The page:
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In this part of my series on algorithmic trading, I’ll be zooming in on the recent developments of this strategy in the forex arena. Before you read on though, make sure you’ve seen the first and second part of this article series!

As you’ve probably guessed, algorithmic forex trading has been on the rise in the past few years, as the appeal of automated trade signals and quick execution with minimal human supervision boosted interest and demand for “black box” systems. According to the “FX Electronic Trading 2014 – Global Trends and Competitive Analysis” report from Greenwich Associates, the usage of algorithmic trading has grown from 7% of forex market participants in 2012 to 11% this year.

In addition, Greenwich Associates predicts that the market share of algorithmic trading will reach 18% of forex traders by the end of 2014. And that’s just on the retail level!

More money in "black boxes"?

The adoption of algo FX trading systems among hedge funds and institutional trading firms is projected to be significantly higher, as these market participants enjoy larger capital and can be able to make the most out of higher trading volumes. “Hedge funds using algos execute even more volume through them, over 50%, and we expect that to only increase,” said Greenwich Associates Market Structure & Technology head Kevin McPartland. Other studies indicated that high-frequency trading systems account for roughly 75% of volume among larger funds.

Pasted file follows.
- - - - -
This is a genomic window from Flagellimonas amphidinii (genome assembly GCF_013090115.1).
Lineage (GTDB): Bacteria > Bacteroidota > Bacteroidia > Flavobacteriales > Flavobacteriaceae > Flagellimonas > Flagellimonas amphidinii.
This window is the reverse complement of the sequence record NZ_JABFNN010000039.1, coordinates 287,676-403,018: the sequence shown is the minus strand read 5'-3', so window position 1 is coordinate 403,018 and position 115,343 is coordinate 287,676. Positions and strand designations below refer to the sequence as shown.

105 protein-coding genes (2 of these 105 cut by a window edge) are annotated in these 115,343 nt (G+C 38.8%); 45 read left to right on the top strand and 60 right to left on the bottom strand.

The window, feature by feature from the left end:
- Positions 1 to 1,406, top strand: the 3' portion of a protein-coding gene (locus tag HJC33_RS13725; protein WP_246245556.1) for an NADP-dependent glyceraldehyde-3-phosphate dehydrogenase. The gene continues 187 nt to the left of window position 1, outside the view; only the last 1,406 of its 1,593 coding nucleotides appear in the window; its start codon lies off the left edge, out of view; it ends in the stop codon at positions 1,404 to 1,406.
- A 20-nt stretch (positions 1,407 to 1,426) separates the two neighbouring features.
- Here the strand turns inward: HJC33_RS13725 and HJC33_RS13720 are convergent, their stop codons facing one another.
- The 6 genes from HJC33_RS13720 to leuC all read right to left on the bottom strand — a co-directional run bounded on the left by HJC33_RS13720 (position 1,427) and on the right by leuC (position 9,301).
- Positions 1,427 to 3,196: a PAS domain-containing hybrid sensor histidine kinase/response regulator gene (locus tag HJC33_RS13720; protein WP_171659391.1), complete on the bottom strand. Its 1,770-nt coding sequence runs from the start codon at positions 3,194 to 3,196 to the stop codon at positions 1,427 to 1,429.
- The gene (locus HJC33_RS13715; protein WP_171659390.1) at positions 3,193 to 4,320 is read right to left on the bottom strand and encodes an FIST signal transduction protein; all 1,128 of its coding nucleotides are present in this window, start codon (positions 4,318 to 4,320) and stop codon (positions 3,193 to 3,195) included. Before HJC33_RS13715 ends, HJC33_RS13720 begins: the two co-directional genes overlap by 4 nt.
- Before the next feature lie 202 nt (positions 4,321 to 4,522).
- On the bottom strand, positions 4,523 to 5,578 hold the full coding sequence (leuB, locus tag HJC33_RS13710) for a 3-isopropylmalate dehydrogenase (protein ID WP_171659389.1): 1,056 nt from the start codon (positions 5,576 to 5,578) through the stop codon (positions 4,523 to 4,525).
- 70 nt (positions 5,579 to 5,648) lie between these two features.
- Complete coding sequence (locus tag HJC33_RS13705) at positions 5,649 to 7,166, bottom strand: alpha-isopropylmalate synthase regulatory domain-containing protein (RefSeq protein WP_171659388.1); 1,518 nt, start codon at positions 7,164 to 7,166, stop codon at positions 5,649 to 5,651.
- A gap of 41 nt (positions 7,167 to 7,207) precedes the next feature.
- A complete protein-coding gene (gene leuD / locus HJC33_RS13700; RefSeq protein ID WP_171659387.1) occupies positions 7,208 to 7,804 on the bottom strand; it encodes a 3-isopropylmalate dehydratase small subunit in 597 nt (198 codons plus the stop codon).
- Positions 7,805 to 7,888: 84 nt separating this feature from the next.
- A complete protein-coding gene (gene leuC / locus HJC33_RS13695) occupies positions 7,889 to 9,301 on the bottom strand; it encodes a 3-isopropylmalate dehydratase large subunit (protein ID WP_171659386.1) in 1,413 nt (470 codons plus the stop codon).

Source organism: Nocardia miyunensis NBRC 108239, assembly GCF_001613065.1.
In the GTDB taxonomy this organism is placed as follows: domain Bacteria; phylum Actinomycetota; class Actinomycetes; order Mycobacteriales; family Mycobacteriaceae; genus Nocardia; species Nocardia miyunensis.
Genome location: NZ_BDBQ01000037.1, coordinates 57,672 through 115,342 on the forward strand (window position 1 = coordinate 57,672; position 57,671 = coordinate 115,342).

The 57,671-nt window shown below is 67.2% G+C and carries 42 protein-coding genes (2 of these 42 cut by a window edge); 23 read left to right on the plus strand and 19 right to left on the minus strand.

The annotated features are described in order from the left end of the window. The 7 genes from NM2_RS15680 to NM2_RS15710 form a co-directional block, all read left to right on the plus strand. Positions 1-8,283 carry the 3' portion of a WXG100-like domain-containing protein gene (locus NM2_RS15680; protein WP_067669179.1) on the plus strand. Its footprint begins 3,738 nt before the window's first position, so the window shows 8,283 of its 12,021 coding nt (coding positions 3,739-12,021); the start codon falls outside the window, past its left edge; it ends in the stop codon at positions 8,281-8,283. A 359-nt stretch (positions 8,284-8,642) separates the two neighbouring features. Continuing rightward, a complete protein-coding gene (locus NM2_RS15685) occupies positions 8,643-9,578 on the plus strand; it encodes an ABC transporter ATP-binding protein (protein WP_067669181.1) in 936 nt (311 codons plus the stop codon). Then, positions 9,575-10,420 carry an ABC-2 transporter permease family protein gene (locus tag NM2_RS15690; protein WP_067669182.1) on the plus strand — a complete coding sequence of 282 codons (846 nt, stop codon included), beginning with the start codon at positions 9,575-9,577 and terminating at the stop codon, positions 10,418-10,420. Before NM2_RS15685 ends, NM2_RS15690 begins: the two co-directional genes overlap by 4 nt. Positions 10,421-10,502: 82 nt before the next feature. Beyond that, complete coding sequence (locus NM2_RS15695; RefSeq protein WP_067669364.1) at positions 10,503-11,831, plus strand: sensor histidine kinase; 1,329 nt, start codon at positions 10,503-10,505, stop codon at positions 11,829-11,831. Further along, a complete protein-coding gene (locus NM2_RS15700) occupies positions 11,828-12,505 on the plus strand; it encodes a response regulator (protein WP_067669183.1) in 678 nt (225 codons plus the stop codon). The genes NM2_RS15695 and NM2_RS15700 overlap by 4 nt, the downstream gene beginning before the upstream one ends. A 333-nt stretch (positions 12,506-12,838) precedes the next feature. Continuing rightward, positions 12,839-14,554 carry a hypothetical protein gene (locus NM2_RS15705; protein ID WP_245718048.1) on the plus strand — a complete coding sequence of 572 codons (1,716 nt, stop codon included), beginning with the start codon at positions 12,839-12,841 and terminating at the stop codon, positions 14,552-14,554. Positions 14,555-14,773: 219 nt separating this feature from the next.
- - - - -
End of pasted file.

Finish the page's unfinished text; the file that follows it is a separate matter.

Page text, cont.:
Of course the development of algo systems throughout the years and across various financial markets has been riddled with a few problems here and there. A couple of years back, the opening of the BATS (Better Alternative Trading System) Global Markets exchange – an ECN stock exchange with trading systems based on trade bot, a computer program performing algorithmic trading – set off a market glitch among several equities.

“Black box” systems have also been blamed for a flash crash that occurred in May 2010 when Waddell & Reed Financial, Inc. implemented an algorithm that triggered a feedback loop among its high-frequency trades. No need to go into the nitty-gritty of this blunder, but you should know that it sparked the largest intraday dip in the Dow to the tune of 998.50 points!

Back in 1998, a highly-leveraged quant hedge fund trading in the fixed-income market got instantly blown out when Russia announced a default on its bonds. The government had to scramble for a bailout plan for this firm in order to prevent contagion and a full-scale debt crisis from happening.

In the forex market, several firms have already been placed under scrutiny for being suspected of using algorithmic systems that are designed to manipulate WM/Reuters exchange rates. Industry watchdogs are also looking into the possibility that traders may have colluded with dealers in order to push forex rates in their favor during the 60-second windows before the benchmark rate are set.

Suffice to say, this part of the financial industry could be in for even more promising developments in the coming years but this merits closer regulation as well. I’ll be sure to share any updates with y’all so stay tuned!